Phil Mickelson, other LIV players take on St. Andrews


Dressed in a white sweater and visor with seven different sponsor logos visible, Ian Poulter not only fielded questions from reporters after the British Open round, he leaned in heavily. Poulter, ever combative, had just come off the course after finishing a -3 inning, his first in an open championship since making the jump to the LIV golf circuit on a breakaway. The round included a spectacular 160-foot putt for the Ryder Cup legend.

Poulter isn’t the only LIV player at the Open, but on Thursday he was by far the most outspoken, pushing back against the idea that there was criticism of him from the gallery. An example of back and forth with the media:


Q. Sure, there are a few boos when you’re on the first tee.

POULTER: I haven’t heard of it.

Q. So it didn’t affect you? People put two and two together —

POULTER: I actually thought I had a great reception on the first tee, to be honest. All I heard was applause.

Q. A bit of a ruckus as you moved around. Did you hear that?

POULTER: Oh, my God, I didn’t hear any ruckus. In three weeks, I haven’t heard anything. What did you hear?

If Poulter heard no criticism of his time at LIV, he locked himself in a soundproof bunker. Fellow players, golf officials, the media and fans have all heavily criticized players who have joined the lucrative, uncut, small-course LIV Golf Tour.

Tiger Woods and the R&A issued strong criticism of LIV earlier in the week, with Woods questioning how players could play at a high level without the inducement of the cut, and R&A chairman Martin Slumbers dismissing the format of LIV. Asked about the reviews, Poulter didn’t bite.

“I didn’t look at all on purpose. So I don’t want to know. You can tell me, I’m not going to listen,” he said. “I’m here to play golf. This could probably be my last Open Championship at St Andrews. So I’m trying to enjoy it despite the questioning. I’m staying away. I don’t read social media. I want to just playing golf, right? I can only do my job. If I listen to a lot of nonsense, I’ll get distracted. It’ll never be good for me.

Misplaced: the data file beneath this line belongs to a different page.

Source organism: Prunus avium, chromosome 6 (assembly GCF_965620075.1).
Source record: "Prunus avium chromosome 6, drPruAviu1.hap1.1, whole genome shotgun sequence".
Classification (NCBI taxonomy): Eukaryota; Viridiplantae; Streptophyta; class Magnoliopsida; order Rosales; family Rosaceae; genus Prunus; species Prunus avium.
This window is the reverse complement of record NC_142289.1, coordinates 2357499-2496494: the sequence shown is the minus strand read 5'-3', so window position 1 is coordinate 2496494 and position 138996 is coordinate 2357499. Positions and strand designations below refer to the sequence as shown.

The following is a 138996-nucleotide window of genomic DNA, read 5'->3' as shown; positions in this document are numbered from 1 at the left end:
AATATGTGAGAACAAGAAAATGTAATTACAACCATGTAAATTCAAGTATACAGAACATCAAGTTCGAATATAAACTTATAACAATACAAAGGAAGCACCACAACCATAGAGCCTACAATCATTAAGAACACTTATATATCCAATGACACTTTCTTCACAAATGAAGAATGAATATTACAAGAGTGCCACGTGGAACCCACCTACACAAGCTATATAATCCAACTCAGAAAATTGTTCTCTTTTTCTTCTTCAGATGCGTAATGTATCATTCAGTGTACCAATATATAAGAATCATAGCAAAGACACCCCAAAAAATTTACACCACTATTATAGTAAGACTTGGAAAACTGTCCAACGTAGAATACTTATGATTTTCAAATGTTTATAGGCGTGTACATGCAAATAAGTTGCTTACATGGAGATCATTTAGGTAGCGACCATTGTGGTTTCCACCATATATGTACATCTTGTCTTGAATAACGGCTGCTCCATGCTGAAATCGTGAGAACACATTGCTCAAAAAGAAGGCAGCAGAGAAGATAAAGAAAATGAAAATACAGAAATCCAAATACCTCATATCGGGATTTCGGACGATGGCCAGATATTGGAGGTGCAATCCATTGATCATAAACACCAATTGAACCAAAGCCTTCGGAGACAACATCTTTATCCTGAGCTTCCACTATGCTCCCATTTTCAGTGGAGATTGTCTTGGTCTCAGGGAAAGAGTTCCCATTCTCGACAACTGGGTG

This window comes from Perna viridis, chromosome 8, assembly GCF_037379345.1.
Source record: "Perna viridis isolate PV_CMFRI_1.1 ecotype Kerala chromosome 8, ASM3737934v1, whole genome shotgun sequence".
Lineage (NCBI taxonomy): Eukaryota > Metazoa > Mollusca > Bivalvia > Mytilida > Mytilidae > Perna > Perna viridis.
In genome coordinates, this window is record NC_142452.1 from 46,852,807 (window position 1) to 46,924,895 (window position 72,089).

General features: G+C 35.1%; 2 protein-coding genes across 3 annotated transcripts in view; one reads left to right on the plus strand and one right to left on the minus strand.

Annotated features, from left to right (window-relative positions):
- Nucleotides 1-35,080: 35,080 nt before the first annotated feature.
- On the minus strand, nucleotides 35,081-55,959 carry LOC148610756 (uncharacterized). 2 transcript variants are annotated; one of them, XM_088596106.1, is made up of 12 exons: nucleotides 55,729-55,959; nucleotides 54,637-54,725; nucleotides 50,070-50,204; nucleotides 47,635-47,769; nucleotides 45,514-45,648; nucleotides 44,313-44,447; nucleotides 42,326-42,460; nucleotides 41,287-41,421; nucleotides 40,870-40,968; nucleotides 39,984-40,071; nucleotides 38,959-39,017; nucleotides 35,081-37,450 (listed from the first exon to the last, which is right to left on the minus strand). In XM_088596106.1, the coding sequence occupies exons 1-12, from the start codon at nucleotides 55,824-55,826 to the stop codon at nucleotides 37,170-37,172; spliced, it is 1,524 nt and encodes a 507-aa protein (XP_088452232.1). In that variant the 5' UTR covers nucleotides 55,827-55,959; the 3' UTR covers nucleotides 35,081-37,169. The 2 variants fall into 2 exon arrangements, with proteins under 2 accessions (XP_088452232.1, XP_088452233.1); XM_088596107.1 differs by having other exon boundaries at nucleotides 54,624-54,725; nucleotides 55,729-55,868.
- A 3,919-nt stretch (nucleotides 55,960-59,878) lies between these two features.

Bryson DeChambeau also finished at -3, looking much stronger than he has in recent months. While Poulter practiced with the reporters, DeChambeau avoided them, sticking to his line of “respect”. Asked once again about LIV and her decision to leave the PGA Tour, DeChambeau stuck to the script:

“I respect everyone’s opinions,” he said. “Again, for me, it was the best decision for me at that time and it still is.”

Phil Mickelson’s line was “I couldn’t be happier”, which he repeated four times in his own post-round media chat. Despite being encouraged not to attend the Champions Dinner – and he didn’t – Mickelson insisted that, yes, he was fine with the way things turned out for him so far.

“I think I couldn’t be more excited and ecstatic with where I am,” he said. “I love events. I have golf in my life and competitive golf in my life on a fun, exciting, different scale and allows me to play and compete while doing the outside things that I want to do. I “I have a nice trip planned after this and things that I haven’t been able to do in the past. So, no, I couldn’t be happier.”

Mickelson, sporting a relaxed black t-shirt and USA razor skin, finished tied, leaving him in a reasonable position to make the cut on Friday.

LIV’s funding source – Saudi Arabia’s sovereign public investment fund – has drawn criticism, as has the breakaway tour’s guaranteed-money, no-cut 54-hole format. This Open could be the last major in which LIV players can qualify as easily as players on the PGA Tour and other tours; without changes to the Official World Golf Ranking, LIV players without automatic qualification will struggle to make their way into future realms.

Phil Mickelson opted for business casual in the first round of the British Open. (Photo by Ross Parker/SNS Group via Getty Images)


Contact Jay Busbee at or on Twitter at @jaybusbee.